this.gamePanel.update();

The run() method:

	public void run() {
		Canvas canvas;
		Log.d(TAG, "Starting game loop");
		while (running) {
			canvas = null;
			// try locking the canvas for exclusive pixel editing
			// in the surface
			try {
				canvas = this.surfaceHolder.lockCanvas();
				synchronized (surfaceHolder) {
					// update game state 
					this.gamePanel.update();
					// render state to the screen
					// draws the canvas on the panel
					this.gamePanel.render(canvas);				
				}
			} finally {
				// in case of an exception the surface is not left in 
				// an inconsistent state
				if (canvas != null) {
					surfaceHolder.unlockCanvasAndPost(canvas);
				}
			}	// end finally
		}
	}

We will create the corresponding method in the MainGamePanel. This method is in charge of updating the state of all the objects in the application. Currently only the droid. Because the droid is moving we will introduce a basic collision detection with the walls. The logic is simple. Check if the droid is moving towards left then check if the droid’s position is at the wall and if it is then change its direction. Bear in mind that the droid’s position is the center of the image so we need to use the image’s width and height to get the accuracy right.
We also update the position of the droid. To keep the update method simple we delegate the update of the droid’s position to the droid itself. So the droid will get an update method which will keep updating its position if the droid is not being picked up by a touch gesture. Check the previous post for this.

Check the code:
MainGamePanel.java

	public void update() {
		// check collision with right wall if heading right
		if (droid.getSpeed().getxDirection() == Speed.DIRECTION_RIGHT
				&& droid.getX() + droid.getBitmap().getWidth() / 2 >= getWidth()) {
			droid.getSpeed().toggleXDirection();
		}
		// check collision with left wall if heading left
		if (droid.getSpeed().getxDirection() == Speed.DIRECTION_LEFT
				&& droid.getX() - droid.getBitmap().getWidth() / 2 <= 0) {
			droid.getSpeed().toggleXDirection();
		}
		// check collision with bottom wall if heading down
		if (droid.getSpeed().getyDirection() == Speed.DIRECTION_DOWN
				&& droid.getY() + droid.getBitmap().getHeight() / 2 >= getHeight()) {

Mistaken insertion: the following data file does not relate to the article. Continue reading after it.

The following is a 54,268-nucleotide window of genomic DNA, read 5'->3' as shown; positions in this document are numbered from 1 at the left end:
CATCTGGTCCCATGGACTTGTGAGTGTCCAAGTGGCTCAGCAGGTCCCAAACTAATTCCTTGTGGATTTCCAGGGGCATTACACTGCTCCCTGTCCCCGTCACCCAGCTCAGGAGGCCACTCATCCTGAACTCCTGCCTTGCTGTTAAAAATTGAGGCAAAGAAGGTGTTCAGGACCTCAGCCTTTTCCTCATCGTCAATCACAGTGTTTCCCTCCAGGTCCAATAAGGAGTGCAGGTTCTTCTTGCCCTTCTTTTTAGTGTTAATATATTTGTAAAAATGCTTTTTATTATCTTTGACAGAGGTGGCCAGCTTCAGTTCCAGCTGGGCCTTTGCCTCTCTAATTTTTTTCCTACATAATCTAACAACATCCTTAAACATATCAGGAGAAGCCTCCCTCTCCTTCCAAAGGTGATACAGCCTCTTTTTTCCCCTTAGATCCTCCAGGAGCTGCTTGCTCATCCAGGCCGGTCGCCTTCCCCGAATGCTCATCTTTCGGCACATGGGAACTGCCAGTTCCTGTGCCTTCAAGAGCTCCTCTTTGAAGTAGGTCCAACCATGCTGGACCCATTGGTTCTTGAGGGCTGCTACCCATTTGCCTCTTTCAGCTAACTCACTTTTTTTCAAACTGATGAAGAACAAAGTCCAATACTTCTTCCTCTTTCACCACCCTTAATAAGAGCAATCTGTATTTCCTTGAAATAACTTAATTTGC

droid.getSpeed().toggleYDirection();
		}
		// check collision with top wall if heading up
		if (droid.getSpeed().getyDirection() == Speed.DIRECTION_UP
				&& droid.getY() - droid.getBitmap().getHeight() / 2 <= 0) {
			droid.getSpeed().toggleYDirection();
		}
		// Update the lone droid
		droid.update();
	}

getWidth() and getHeight() return the width and height of the view. The panel is a view, remember?

The Droid.java file’s update() method:

	public void update() {
		if (!touched) {
			x += (speed.getXv() * speed.getxDirection()); 
			y += (speed.getYv() * speed.getyDirection());
		}
	}

I also changed the render’s name in the MainThread.java so now it is render instead if onDraw. Just that I like it better as it follows the update -> render naming.

Run the application and you should see a screen like the following one with the droid moving in a 45 degrees angle and bouncing off the walls as it hits them. You can also drag the droid around.
To exit the application click (touch) the lower part of the screen.

Moving Droid

Download the full source code and eclipse project here.
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57 Responses - Add Yours+

  1. Angel says:

    First of all thanks..
    I want to move 4 images on the screen with background set..
    And I want that when i touch any image it should stop moving randomly and move when i want with touch listener…

    Moreover, I want to handle click of those imageviews..
    please help me out to modify your code to meet my requirement

  2. fahim says: